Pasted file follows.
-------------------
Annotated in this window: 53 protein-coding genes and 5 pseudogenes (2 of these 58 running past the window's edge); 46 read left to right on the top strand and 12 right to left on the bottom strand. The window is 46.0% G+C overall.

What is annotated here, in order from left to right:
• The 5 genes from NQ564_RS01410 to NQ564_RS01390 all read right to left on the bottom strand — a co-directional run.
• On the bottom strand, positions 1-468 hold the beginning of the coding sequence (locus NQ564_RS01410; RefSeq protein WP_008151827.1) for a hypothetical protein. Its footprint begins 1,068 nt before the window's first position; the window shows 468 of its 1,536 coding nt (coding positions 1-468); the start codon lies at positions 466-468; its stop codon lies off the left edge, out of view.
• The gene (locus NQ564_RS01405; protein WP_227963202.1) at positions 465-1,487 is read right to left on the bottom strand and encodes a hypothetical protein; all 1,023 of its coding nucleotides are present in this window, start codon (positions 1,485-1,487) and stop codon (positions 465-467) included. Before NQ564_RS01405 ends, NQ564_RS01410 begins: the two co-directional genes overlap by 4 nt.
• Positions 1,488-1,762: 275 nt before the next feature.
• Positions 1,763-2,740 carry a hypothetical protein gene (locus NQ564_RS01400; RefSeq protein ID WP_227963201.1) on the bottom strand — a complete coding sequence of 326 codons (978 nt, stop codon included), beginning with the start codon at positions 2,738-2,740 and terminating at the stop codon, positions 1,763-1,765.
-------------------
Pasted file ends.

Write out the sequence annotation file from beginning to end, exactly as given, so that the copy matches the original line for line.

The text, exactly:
Annotated in this window: 53 protein-coding genes and 5 pseudogenes (2 of these 58 running past the window's edge); 46 read left to right on the top strand and 12 right to left on the bottom strand. The window is 46.0% G+C overall.

What is annotated here, in order from left to right:
• The 5 genes from NQ564_RS01410 to NQ564_RS01390 all read right to left on the bottom strand — a co-directional run.
• On the bottom strand, positions 1-468 hold the beginning of the coding sequence (locus NQ564_RS01410; RefSeq protein WP_008151827.1) for a hypothetical protein. Its footprint begins 1,068 nt before the window's first position; the window shows 468 of its 1,536 coding nt (coding positions 1-468); the start codon lies at positions 466-468; its stop codon lies off the left edge, out of view.
• The gene (locus NQ564_RS01405; protein WP_227963202.1) at positions 465-1,487 is read right to left on the bottom strand and encodes a hypothetical protein; all 1,023 of its coding nucleotides are present in this window, start codon (positions 1,485-1,487) and stop codon (positions 465-467) included. Before NQ564_RS01405 ends, NQ564_RS01410 begins: the two co-directional genes overlap by 4 nt.
• Positions 1,488-1,762: 275 nt before the next feature.
• Positions 1,763-2,740 carry a hypothetical protein gene (locus NQ564_RS01400; RefSeq protein ID WP_227963201.1) on the bottom strand — a complete coding sequence of 326 codons (978 nt, stop codon included), beginning with the start codon at positions 2,738-2,740 and terminating at the stop codon, positions 1,763-1,765.